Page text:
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Single-Bevel vs. Double-Bevel Knives: 10 Key Differences

When shopping for kitchen knives, you’ll notice brands using the terms single-bevel and double-bevel.

The main difference is that single-bevel knives are sharpened on one side of the blade, and double-bevel are sharpened on both sides.

Single Bevel Knife
Single Bevel Knife. Side with bevel (left), side without bevel right).

Double-bevel knives are more versatile and easier to use, but single-bevel knives are sharper and better for thinner, more intricate cuts.

Double-Bevel Knife
Double-Bevel Knife

That’s the high-level distinction, but there’s more to know before deciding which to buy.

In this comparison of single-bevel vs. double-bevel knives, I break down the key facts about both options. You’ll learn how they compare in terms of uses, versatility, sharpness, durability, maintenance, and more.

So, if you’re confused about which type of knife to buy, or wondering if you need both, keep reading.


Use the links below to navigate the article:


Single-Bevel vs. Double-Bevel Knives: Comparison Chart

The chart below provides a quick side-by-side comparison of single vs. double-bevel knives.

Single-BevelDouble-Bevel
UsesPrimarily used to slice fish and vegetables thinlyFor slicing, dicing, and chopping a variety of foods
Sharpness12-15° on one side of the blade12-20° on both sides, 24-40° total
Ease of SharpeningDifficultEasy
DurabilityProne to chip and dullThick, durable edge
VersatilityLimited functionalityWide functionality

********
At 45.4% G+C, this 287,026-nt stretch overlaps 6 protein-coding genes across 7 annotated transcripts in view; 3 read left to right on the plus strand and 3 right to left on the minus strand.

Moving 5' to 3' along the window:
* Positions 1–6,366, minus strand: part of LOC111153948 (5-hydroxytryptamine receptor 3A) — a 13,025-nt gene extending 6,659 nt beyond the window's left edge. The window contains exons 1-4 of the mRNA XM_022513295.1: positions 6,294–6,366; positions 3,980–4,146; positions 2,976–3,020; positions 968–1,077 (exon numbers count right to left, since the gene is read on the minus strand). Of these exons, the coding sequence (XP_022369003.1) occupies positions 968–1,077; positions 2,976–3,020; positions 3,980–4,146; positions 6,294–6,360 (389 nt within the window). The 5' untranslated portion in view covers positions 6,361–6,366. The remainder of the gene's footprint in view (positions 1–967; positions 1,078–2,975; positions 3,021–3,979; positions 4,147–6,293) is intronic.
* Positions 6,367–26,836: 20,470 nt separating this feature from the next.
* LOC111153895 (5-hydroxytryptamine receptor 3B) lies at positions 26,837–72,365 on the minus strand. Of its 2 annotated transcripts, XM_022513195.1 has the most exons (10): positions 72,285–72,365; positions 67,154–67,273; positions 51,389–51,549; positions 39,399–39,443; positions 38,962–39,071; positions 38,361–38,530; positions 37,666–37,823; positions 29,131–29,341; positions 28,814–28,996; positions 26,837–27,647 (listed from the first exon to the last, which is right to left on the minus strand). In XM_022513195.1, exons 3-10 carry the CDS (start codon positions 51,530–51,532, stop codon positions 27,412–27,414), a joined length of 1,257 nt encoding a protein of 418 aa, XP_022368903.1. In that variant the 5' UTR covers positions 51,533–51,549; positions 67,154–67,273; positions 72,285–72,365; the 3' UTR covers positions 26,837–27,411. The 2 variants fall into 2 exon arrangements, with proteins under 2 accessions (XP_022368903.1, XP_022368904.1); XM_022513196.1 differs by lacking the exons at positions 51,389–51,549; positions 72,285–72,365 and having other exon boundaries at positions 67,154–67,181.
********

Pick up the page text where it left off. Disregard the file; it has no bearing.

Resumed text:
AccessibilityLess availableWidely available
HandednessLeft or right-hand specificNo hand bias
Skill LevelMid to HighLow to Mid
Price$$-$$$$$-$$$$

Difference 1: Sharpness

One of the most notable differences between single- and double-bevel knives is their sharpness. In short, single-bevel knives are significantly sharper than double-bevel knives.

Slicing a grape with a Kamikoto knife
Slicing a grape with a single-bevel Kamikoto knife

Since single-bevel knives are only sharpened on one side, the edge can be incredibly thin and sharp. The edge angle of single-bevel knives ranges between 10-17°, but most are between 12-15°.

Single bevel vs double bevel edge

Double-bevel knives are typically sharpened to a 12-15° per side (total angle of  24-30°). Some have even high angles. For example, meat cleavers are usually sharpened to a 20-25° angle per side.

The table below compares the edge angles of popular single and double-bevel knives.

Brand/CollectionBevelEdge Sharpness
Dalstrong HonesukiSingle15°
Shun Dual CoreSingle16°
Zwilling ProfessionalDouble15° (per side)
Messermeister Meridian EliteDouble15° (per side)